brief answers, Christmas, Clergy Titles, dance in church, Ecumenism, Lutheran identity

Frank Answers Briefly

This blog  is primarily about answering questions sent to me—if I am able and willing to do so. I receive questions anonymously via the blog platform or by email from people I know. Not all questions need an essay-type answer. So I decided to have a post here in which I respond to questions with just a brief answer. The most recent one is on top.  I have also set up a post exclusively dedicated to answering briefly questions about communion practices, some of which previously appeared here.


Dec. 15, 2017

Christmas Lectionary Readings

Why are there three readings for Christmas Day in the lectionary? Are these different readings for Years A, B. and C?

People (= pastors) have been confused about this ever since Lutheran Book of Worship gave three readings marked A, B. C for Christmas Day. Evangelical Lutheran Worship tried to fix this confusion by marking each set A, B, C, indicating that they may all be read every year, and then further specifying (in red!) “I. Particularly appropriate for Christmas Eve, II. Particularly Appropriate for Christmas Day, III. Particularly Appropriate for Christmas Day.” Even this doesn’t give all the information. Set II (Gospel: Luke 2:8-20) should be for an early service on Christmas Day. Set III (Gospel: John 1:1-14) should be for a later service on Christmas Day.

Usually there is only one set of readings per liturgical day. But it was customary for pilgrims to the Holy Land to have a Eucharist at the pilgrimage site with a Gospel and other readings related to the event commemorated at that site, and then return to Jerusalem where there would be another Eucharist (probably the Eucharist for the day). On the Feast of the Epiphany (on which the Nativity of Christ was celebrated) pilgrims walked to Bethlehem and celebrated the Nativity there with a midnight Eucharist, then walked back to Jerusalem for the eucharistic celebration at dawn on the Feast of the Epiphany (January 6).  This was replicated in Rome in the fifth century, but on December 25. A cave-like grotto in the subterranean chapel of the basilica of St. Mary replicated the cave at Bethlehem. The midnight mass was celebrated here followed by a morning mass at the usual hour at St. Peter’s. In the sixth century a third mass was celebrated by the pope on December 25 at the church dedicated to St. Anastasia of Sirmium, a martyr highly venerated in the East, probably out of respect for the Byzantine governor since this was the imperial church. So three sets of readings entered the papal Gregorian Sacramentary, which was exported on requests from Frankish kings and implemented throughout Western Europe and they have been in the Western liturgical books ever since.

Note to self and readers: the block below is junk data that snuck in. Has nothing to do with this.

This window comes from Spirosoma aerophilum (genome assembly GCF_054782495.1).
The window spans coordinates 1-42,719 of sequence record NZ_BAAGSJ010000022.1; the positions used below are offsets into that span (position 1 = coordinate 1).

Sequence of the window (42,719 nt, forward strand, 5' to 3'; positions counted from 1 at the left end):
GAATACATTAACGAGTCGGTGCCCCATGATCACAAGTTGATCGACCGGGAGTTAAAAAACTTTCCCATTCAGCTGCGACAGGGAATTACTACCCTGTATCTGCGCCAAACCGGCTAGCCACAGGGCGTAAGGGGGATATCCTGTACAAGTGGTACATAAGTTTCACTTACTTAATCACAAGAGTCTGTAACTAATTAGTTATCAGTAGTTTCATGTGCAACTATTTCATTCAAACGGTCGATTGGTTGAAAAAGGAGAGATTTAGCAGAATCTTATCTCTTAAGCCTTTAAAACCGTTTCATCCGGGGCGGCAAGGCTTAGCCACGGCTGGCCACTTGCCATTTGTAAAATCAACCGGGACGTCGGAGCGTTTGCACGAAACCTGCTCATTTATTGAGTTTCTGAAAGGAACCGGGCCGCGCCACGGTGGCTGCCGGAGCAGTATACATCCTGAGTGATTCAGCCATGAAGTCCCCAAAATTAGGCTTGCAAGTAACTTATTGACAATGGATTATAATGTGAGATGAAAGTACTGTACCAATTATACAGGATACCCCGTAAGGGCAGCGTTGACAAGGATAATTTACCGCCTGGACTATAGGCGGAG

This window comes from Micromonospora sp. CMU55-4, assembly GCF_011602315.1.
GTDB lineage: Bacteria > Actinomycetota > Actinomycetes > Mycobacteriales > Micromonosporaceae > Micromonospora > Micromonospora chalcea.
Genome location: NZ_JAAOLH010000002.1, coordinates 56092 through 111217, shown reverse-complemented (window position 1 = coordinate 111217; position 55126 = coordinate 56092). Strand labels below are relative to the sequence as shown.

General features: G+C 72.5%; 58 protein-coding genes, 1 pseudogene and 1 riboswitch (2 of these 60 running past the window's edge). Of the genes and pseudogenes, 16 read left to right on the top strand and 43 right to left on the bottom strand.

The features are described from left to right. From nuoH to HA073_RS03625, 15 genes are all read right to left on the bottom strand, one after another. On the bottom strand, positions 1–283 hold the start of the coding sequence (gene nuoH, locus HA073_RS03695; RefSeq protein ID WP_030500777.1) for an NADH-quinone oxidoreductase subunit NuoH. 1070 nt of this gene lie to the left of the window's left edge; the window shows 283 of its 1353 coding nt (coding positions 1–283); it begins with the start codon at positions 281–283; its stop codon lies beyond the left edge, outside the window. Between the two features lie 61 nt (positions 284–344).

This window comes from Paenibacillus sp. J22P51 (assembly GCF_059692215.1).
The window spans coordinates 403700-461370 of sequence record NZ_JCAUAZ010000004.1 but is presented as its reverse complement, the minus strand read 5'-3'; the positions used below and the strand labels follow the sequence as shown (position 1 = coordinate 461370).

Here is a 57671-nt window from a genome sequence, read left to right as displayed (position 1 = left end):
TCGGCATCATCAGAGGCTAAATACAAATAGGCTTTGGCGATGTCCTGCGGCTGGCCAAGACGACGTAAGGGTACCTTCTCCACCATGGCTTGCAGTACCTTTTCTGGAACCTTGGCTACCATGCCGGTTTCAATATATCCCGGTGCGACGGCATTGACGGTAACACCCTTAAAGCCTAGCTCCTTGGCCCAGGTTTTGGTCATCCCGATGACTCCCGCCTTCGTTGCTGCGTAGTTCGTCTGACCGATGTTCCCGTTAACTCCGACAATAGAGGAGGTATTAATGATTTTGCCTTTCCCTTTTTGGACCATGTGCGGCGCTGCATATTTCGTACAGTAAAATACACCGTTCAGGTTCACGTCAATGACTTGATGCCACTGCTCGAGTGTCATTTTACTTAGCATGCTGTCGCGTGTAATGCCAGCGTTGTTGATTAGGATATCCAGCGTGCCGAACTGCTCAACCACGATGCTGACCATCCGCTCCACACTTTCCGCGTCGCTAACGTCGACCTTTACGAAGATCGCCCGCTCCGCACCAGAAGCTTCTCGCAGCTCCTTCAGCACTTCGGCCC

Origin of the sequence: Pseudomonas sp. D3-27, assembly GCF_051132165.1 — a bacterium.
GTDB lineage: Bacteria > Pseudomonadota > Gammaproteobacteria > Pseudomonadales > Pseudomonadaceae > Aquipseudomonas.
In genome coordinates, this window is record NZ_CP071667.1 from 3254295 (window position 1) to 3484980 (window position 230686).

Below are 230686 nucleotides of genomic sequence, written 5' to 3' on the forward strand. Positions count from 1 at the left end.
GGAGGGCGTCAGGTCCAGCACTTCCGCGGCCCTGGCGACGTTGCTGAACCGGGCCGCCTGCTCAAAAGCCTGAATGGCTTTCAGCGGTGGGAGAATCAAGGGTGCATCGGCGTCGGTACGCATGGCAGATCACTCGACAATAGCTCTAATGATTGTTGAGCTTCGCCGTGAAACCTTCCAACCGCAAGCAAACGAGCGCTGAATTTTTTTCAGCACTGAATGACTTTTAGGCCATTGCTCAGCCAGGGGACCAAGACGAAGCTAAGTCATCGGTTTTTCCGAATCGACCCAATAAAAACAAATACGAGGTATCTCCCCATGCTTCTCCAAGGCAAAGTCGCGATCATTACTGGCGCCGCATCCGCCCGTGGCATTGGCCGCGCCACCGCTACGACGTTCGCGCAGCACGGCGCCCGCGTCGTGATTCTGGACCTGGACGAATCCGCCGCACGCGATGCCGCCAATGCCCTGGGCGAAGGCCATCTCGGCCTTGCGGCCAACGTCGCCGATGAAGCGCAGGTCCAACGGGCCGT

We could accommodate all three sets of readings because many of our churches  have an early and later service on Christmas Eve, for which sets I and II would be used. Set III would be used on Christmas Day and observed as the feast of the Incarnation.


Nov. 17, 2017

Advent Hymns and Christmas Carols

Frank, I have been approached by a pack of grandmothers who are disturbed by the fact that their grandchildren do not know standard Christmas hymns. We sing them during the season, of course, but they are not taught in schools these days or apparently in the children’s homes. So, of course, their solution is to get rid of Advent, which most of them dislike despite consistent and loving teaching. I do agree that there is a problem, but disagree on the solution. First, if the kids went caroling with us they would sing those songs 4 or 5 times each. Second, the solution is not to destroy Advent but to help parents teach the culture of the Church at home. I am going to institute some home helps, but I also would not mind extending Christmas into Epiphany a bit. But, what would you do?

Answer: I think you’re on the right course. Advent is an important season at the beginning of the church year and Lutherans have a rich tradition of Advent hymns. We can’t get them all in on four Sundays. Of course, the more eschatological Advent hymns, like “Wake, Awake for Night is Flying” and “The King Shall Come When Morning Dawns” and “Lo! He Comes with Clouds Descending”) are also appropriate for the last several Sundays in the church year, which were once a part of the Western European (i.e. Gallican) six-or-seven-week Advent. Christmas carols should be delayed liturgically until Christmas Eve.

To say that Christmas carols and hymns should be used in Christmas liturgies does not mean that they should be banned from parish use altogether. Certainly the choir is practicing Christmas music as they prepare to sing at Christmas services. Many parishes have children’s Christmas pageants which also employ Christmas carols. As you point out, there are caroling opportunities which could/should include children and youth. By the way, some of these opportunities could be planned for during the Twelve Days of Christmas, not only during Advent.  There are the Sundays within those Twelve Days on which to sing Christmas carols.